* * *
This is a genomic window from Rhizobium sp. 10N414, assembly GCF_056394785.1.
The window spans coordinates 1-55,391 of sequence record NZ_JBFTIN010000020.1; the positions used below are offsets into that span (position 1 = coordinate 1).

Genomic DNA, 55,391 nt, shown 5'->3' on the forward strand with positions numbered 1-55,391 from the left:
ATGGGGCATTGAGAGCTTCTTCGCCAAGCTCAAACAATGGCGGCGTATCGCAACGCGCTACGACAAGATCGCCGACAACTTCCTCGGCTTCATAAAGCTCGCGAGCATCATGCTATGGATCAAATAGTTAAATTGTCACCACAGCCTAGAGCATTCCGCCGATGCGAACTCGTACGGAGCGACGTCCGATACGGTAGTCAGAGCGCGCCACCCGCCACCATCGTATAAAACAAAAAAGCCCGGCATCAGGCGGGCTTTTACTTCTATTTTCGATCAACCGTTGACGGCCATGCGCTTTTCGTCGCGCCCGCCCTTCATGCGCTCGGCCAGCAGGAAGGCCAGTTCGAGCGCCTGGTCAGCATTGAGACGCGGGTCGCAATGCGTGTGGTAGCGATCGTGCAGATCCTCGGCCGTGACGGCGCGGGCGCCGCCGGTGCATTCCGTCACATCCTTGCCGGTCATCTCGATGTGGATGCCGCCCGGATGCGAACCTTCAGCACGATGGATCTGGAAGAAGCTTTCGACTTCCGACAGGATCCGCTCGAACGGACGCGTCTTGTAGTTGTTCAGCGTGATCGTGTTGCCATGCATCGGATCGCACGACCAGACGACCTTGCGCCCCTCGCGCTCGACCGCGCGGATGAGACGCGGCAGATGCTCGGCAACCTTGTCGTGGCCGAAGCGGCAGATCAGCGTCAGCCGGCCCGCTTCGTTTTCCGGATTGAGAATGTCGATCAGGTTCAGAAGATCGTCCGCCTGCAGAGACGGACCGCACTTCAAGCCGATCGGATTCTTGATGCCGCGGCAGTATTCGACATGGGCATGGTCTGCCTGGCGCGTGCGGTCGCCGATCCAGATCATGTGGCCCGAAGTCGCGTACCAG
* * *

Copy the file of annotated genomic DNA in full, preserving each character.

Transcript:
This is a genomic window from Rhizobium sp. 10N414, assembly GCF_056394785.1.
The window spans coordinates 1-55,391 of sequence record NZ_JBFTIN010000020.1; the positions used below are offsets into that span (position 1 = coordinate 1).

Genomic DNA, 55,391 nt, shown 5'->3' on the forward strand with positions numbered 1-55,391 from the left:
ATGGGGCATTGAGAGCTTCTTCGCCAAGCTCAAACAATGGCGGCGTATCGCAACGCGCTACGACAAGATCGCCGACAACTTCCTCGGCTTCATAAAGCTCGCGAGCATCATGCTATGGATCAAATAGTTAAATTGTCACCACAGCCTAGAGCATTCCGCCGATGCGAACTCGTACGGAGCGACGTCCGATACGGTAGTCAGAGCGCGCCACCCGCCACCATCGTATAAAACAAAAAAGCCCGGCATCAGGCGGGCTTTTACTTCTATTTTCGATCAACCGTTGACGGCCATGCGCTTTTCGTCGCGCCCGCCCTTCATGCGCTCGGCCAGCAGGAAGGCCAGTTCGAGCGCCTGGTCAGCATTGAGACGCGGGTCGCAATGCGTGTGGTAGCGATCGTGCAGATCCTCGGCCGTGACGGCGCGGGCGCCGCCGGTGCATTCCGTCACATCCTTGCCGGTCATCTCGATGTGGATGCCGCCCGGATGCGAACCTTCAGCACGATGGATCTGGAAGAAGCTTTCGACTTCCGACAGGATCCGCTCGAACGGACGCGTCTTGTAGTTGTTCAGCGTGATCGTGTTGCCATGCATCGGATCGCACGACCAGACGACCTTGCGCCCCTCGCGCTCGACCGCGCGGATGAGACGCGGCAGATGCTCGGCAACCTTGTCGTGGCCGAAGCGGCAGATCAGCGTCAGCCGGCCCGCTTCGTTTTCCGGATTGAGAATGTCGATCAGGTTCAGAAGATCGTCCGCCTGCAGAGACGGACCGCACTTCAAGCCGATCGGATTCTTGATGCCGCGGCAGTATTCGACATGGGCATGGTCTGCCTGGCGCGTGCGGTCGCCGATCCAGATCATGTGGCCCGAAGTCGCGTACCAG